There are thousands of blog posts that explain the importance of quality engagement. Brian Solis even wrote an entire book focused on it. By now everyone using social media knows and understands the intrinsic benefit of genuine human engagement with customers. What I haven't seen is an equal amount of coverage about what happens when we move too fast and how engagement maintenance can really tax social media teams and company resources. When you bring social into your business fold, especially if you are an enterprise-level company with a customer-base of hundreds of thousands or even millions of people, many times the engagement aspect of social media can creep up with a vengeance and tap you out before you even realize it's happening.
If you've ever seen the classic movie musical Little Shop of Horrors, you know all about "Audrey II" the flower. Audrey II started out as this little potted plant with a single flower. After said flower got a taste of blood, its hunger was insatiable. Every day it was blood thirsty and ready to eat 3 times what Seymour fed it the previous day. In a short amount of time, the flower was over 10 feet tall with roots and leaves taking up an entire room ready to devour anything in its path. I equate the nature of social media to our friend Audrey II in that, the more you feed it, the more exponentially bigger and hungrier it gets. In social media, that growth has a demand that far exceeds the supply we can put towards it sometimes, especially if we are doing things right.
Taming the beast...
The demand for meaningful and legitimate engagement is one of the facets of a social media initiative that grows the fastest. Before long, it's not hard to feel like your business is chasing the demands of its engagement potential, whose growing pains can happen quickly when you are off to a good start.
Here are a few tips to help you stay in check so that you don't set customer engagement expectations that you can't keep.
1. Build your social footprint slowly.
While you might have a global-sized vision that rivals most mortals, able to leap the tallest of communities in a single bound, you need to make sure several protocols and processes are in place to ensure the sustained success as you grow.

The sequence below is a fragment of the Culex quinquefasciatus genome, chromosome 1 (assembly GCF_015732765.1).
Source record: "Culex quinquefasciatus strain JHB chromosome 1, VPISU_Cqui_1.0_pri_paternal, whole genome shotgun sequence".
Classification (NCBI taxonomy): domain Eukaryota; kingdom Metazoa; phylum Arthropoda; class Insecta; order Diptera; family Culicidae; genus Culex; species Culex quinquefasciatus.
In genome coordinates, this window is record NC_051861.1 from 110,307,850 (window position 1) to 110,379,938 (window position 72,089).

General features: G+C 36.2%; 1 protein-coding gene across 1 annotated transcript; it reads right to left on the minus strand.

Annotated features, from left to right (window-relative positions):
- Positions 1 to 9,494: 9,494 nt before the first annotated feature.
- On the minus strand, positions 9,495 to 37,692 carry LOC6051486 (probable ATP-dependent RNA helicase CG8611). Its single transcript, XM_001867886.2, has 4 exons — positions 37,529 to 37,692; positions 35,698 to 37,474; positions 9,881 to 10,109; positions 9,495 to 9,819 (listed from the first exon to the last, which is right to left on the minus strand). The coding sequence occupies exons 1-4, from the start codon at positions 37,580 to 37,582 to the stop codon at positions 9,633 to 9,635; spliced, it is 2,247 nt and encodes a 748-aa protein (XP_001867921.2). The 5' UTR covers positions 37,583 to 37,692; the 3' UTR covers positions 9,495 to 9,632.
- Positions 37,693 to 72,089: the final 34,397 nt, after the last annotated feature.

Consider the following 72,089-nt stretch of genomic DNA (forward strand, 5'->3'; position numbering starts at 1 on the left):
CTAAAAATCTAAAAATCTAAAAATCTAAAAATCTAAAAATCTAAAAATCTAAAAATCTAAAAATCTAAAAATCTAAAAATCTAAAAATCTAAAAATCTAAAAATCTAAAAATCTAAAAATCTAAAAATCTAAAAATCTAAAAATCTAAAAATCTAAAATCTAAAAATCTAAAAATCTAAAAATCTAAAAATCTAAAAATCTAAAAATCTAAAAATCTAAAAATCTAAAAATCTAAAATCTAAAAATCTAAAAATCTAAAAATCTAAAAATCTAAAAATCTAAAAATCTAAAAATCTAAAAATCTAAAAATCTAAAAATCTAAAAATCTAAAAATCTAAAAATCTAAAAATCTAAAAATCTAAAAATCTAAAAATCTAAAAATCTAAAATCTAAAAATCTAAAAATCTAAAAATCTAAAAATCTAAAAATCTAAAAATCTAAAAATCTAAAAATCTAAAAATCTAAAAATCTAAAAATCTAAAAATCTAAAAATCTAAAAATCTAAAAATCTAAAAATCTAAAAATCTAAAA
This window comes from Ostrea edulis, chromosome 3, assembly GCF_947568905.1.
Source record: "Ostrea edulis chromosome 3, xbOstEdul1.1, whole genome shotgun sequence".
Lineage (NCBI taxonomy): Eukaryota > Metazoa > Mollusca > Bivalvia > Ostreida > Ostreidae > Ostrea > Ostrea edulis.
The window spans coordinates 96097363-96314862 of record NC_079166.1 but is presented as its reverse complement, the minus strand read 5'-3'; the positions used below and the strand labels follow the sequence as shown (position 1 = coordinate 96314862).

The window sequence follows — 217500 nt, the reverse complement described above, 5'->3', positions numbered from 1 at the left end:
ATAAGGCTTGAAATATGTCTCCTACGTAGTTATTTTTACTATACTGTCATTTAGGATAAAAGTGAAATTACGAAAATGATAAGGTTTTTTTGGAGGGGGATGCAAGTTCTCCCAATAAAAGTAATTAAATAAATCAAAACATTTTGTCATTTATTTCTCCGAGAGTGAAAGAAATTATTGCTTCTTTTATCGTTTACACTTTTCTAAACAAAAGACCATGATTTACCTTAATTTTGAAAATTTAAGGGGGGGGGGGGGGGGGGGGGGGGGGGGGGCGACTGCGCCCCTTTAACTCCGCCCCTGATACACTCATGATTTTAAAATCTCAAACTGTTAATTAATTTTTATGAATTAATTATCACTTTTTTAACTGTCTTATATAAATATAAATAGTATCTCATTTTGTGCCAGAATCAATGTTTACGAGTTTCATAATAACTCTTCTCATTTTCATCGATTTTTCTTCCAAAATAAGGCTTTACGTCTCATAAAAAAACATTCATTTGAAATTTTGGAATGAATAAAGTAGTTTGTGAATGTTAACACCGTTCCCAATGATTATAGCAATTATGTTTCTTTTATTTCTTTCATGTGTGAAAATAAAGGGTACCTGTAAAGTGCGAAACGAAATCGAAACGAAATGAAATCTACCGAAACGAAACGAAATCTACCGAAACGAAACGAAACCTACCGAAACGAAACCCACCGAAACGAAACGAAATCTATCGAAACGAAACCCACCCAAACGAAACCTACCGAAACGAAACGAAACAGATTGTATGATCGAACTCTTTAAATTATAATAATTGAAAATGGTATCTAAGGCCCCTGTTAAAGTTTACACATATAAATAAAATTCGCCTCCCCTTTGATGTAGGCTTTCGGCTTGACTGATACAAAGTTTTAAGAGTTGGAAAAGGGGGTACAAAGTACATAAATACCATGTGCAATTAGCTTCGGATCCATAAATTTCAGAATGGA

2. Don't be afraid to say NO.
If you are in charge of social media at your company and have a track record for success, it doesn't take long for other departments and executives to get excited about what you and your team are accomplishing (a good thing). But because social media can be a very low-cost way of doing PR/Marketing and business in general, your work can sometimes be viewed as an opportunity to squeeze gallons of blood from a pebble. Be realistic about what campaigns and initiatives you commit to, given your current resources, to ensure that the quality of your company's social perception stays in tact.
3. Monitor the pitfalls of others.
There are plenty of examples, blog posts, charts and numbers telling us at a high level what we need to do if we want to do things right. However, it seems like every other day I discover some new unexpected 'gotcha' with a customer, or a certain TYPE of customer, or a certain customer scenario. Take some time to watch other enterprise size businesses engage with their customers. More importantly, watch how your competitors are handling tough cases. From a competitive standpoint, the beauty of social engagement is that most of it happens publicly so you can see very clearly where the competition is struggling (an opportunity for you to fill in key gaps and gain marketshare). You can also see if they're trying something you were considering. The benefits of this are obvious (what's working, what isn't) which allows you to be even more calculated moving forward.
Navigating the maintenance and TLC requirements of enterprise-level engagement via social media can be overwhelming at times. Don't be afraid to take things slowly and down a few notches if the excitement of social media success feels like it's starting to drive hasty execution within your business. Your success and doing things right is far more important than feeding the unstoppable beast just for the heck of doing so. More is not necessarily better.